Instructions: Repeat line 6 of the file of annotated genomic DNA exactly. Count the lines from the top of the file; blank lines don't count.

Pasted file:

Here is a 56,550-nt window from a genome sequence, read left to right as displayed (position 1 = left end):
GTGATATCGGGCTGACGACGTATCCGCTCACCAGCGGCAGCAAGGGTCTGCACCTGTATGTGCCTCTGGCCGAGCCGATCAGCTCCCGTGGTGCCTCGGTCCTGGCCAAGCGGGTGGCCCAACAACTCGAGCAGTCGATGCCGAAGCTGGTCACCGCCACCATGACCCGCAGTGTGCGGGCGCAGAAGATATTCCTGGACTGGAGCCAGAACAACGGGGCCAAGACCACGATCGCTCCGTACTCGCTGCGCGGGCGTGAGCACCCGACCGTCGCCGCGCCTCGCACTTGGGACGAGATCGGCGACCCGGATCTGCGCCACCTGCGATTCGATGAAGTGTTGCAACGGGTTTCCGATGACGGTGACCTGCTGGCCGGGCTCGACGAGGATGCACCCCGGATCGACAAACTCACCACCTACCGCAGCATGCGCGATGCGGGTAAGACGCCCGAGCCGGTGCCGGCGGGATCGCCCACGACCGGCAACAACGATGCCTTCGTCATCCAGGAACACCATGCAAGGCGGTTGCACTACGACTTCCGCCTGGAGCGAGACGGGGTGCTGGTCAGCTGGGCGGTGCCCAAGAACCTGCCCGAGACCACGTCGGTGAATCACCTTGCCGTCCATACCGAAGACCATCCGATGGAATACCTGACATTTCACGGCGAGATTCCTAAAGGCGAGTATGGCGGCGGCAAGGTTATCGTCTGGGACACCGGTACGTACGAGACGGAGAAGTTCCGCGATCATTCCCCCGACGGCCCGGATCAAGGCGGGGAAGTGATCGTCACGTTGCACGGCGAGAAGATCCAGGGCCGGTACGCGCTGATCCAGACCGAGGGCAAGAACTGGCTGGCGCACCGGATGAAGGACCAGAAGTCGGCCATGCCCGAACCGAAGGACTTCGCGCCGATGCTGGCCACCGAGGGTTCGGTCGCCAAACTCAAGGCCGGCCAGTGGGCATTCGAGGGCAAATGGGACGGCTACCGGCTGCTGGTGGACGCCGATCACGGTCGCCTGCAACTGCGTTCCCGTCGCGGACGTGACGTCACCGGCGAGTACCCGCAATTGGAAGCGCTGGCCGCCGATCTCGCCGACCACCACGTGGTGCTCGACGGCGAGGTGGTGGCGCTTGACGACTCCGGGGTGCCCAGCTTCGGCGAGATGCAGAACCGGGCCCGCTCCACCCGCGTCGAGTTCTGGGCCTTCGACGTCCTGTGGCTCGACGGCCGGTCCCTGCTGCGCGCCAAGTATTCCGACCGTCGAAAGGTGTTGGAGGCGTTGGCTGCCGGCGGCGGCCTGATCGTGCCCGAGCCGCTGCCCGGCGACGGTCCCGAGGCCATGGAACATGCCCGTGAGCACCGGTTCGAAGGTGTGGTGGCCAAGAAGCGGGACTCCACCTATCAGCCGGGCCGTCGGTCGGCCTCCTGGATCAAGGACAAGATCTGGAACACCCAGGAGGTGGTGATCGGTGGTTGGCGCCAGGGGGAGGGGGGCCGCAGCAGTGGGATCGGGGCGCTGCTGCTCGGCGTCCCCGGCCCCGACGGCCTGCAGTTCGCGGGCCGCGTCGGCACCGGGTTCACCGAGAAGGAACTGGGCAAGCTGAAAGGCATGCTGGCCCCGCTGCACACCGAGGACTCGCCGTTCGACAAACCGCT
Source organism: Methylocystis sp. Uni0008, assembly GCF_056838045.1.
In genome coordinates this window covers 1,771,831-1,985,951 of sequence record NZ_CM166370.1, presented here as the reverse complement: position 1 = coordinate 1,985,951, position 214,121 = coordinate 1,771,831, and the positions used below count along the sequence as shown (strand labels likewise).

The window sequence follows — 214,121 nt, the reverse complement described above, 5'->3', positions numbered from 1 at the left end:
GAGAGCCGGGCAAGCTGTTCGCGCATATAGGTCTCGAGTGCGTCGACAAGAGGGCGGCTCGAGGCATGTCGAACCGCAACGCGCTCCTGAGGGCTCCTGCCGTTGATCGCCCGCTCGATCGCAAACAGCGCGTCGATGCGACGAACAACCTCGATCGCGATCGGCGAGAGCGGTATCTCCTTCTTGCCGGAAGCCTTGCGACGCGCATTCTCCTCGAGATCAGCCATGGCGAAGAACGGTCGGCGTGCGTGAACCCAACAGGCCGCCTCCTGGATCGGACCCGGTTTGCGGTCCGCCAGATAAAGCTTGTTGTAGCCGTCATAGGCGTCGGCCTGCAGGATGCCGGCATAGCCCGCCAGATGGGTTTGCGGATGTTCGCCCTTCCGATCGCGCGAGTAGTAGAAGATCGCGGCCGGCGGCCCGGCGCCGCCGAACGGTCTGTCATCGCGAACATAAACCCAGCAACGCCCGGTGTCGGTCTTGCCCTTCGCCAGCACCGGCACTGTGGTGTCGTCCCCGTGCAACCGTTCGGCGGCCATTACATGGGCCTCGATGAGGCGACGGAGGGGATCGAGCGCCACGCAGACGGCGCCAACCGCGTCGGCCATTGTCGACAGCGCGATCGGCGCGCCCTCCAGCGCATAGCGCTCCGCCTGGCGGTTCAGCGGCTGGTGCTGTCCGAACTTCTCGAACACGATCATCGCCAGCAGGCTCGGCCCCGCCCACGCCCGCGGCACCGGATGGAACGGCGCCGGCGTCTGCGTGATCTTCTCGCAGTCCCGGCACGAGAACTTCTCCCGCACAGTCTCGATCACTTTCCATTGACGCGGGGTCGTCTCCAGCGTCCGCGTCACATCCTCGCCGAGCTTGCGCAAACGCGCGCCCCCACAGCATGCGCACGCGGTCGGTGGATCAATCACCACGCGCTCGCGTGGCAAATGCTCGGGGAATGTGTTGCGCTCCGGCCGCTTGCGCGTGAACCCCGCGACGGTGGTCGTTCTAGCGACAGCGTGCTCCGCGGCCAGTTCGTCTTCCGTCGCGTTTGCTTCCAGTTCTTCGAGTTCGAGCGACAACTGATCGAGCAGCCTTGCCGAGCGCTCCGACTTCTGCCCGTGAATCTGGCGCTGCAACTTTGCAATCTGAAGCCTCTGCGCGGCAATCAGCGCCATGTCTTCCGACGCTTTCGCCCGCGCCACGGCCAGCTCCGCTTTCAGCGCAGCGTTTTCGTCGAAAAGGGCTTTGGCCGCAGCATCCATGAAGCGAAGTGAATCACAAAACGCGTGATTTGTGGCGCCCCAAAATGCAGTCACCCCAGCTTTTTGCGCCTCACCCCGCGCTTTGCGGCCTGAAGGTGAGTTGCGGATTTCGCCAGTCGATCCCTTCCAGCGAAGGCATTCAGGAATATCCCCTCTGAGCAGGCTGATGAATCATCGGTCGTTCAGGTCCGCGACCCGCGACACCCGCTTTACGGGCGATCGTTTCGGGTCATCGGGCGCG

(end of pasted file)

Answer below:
GAGAGCCGGGCAAGCTGTTCGCGCATATAGGTCTCGAGTGCGTCGACAAGAGGGCGGCTCGAGGCATGTCGAACCGCAACGCGCTCCTGAGGGCTCCTGCCGTTGATCGCCCGCTCGATCGCAAACAGCGCGTCGATGCGACGAACAACCTCGATCGCGATCGGCGAGAGCGGTATCTCCTTCTTGCCGGAAGCCTTGCGACGCGCATTCTCCTCGAGATCAGCCATGGCGAAGAACGGTCGGCGTGCGTGAACCCAACAGGCCGCCTCCTGGATCGGACCCGGTTTGCGGTCCGCCAGATAAAGCTTGTTGTAGCCGTCATAGGCGTCGGCCTGCAGGATGCCGGCATAGCCCGCCAGATGGGTTTGCGGATGTTCGCCCTTCCGATCGCGCGAGTAGTAGAAGATCGCGGCCGGCGGCCCGGCGCCGCCGAACGGTCTGTCATCGCGAACATAAACCCAGCAACGCCCGGTGTCGGTCTTGCCCTTCGCCAGCACCGGCACTGTGGTGTCGTCCCCGTGCAACCGTTCGGCGGCCATTACATGGGCCTCGATGAGGCGACGGAGGGGATCGAGCGCCACGCAGACGGCGCCAACCGCGTCGGCCATTGTCGACAGCGCGATCGGCGCGCCCTCCAGCGCATAGCGCTCCGCCTGGCGGTTCAGCGGCTGGTGCTGTCCGAACTTCTCGAACACGATCATCGCCAGCAGGCTCGGCCCCGCCCACGCCCGCGGCACCGGATGGAACGGCGCCGGCGTCTGCGTGATCTTCTCGCAGTCCCGGCACGAGAACTTCTCCCGCACAGTCTCGATCACTTTCCATTGACGCGGGGTCGTCTCCAGCGTCCGCGTCACATCCTCGCCGAGCTTGCGCAAACGCGCGCCCCCACAGCATGCGCACGCGGTCGGTGGATCAATCACCACGCGCTCGCGTGGCAAATGCTCGGGGAATGTGTTGCGCTCCGGCCGCTTGCGCGTGAACCCCGCGACGGTGGTCGTTCTAGCGACAGCGTGCTCCGCGGCCAGTTCGTCTTCCGTCGCGTTTGCTTCCAGTTCTTCGAGTTCGAGCGACAACTGATCGAGCAGCCTTGCCGAGCGCTCCGACTTCTGCCCGTGAATCTGGCGCTGCAACTTTGCAATCTGAAGCCTCTGCGCGGCAATCAGCGCCATGTCTTCCGACGCTTTCGCCCGCGCCACGGCCAGCTCCGCTTTCAGCGCAGCGTTTTCGTCGAAAAGGGCTTTGGCCGCAGCATCCATGAAGCGAAGTGAATCACAAAACGCGTGATTTGTGGCGCCCCAAAATGCAGTCACCCCAGCTTTTTGCGCCTCACCCCGCGCTTTGCGGCCTGAAGGTGAGTTGCGGATTTCGCCAGTCGATCCCTTCCAGCGAAGGCATTCAGGAATATCCCCTCTGAGCAGGCTGATGAATCATCGGTCGTTCAGGTCCGCGACCCGCGACACCCGCTTTACGGGCGATCGTTTCGGGTCATCGGGCGCG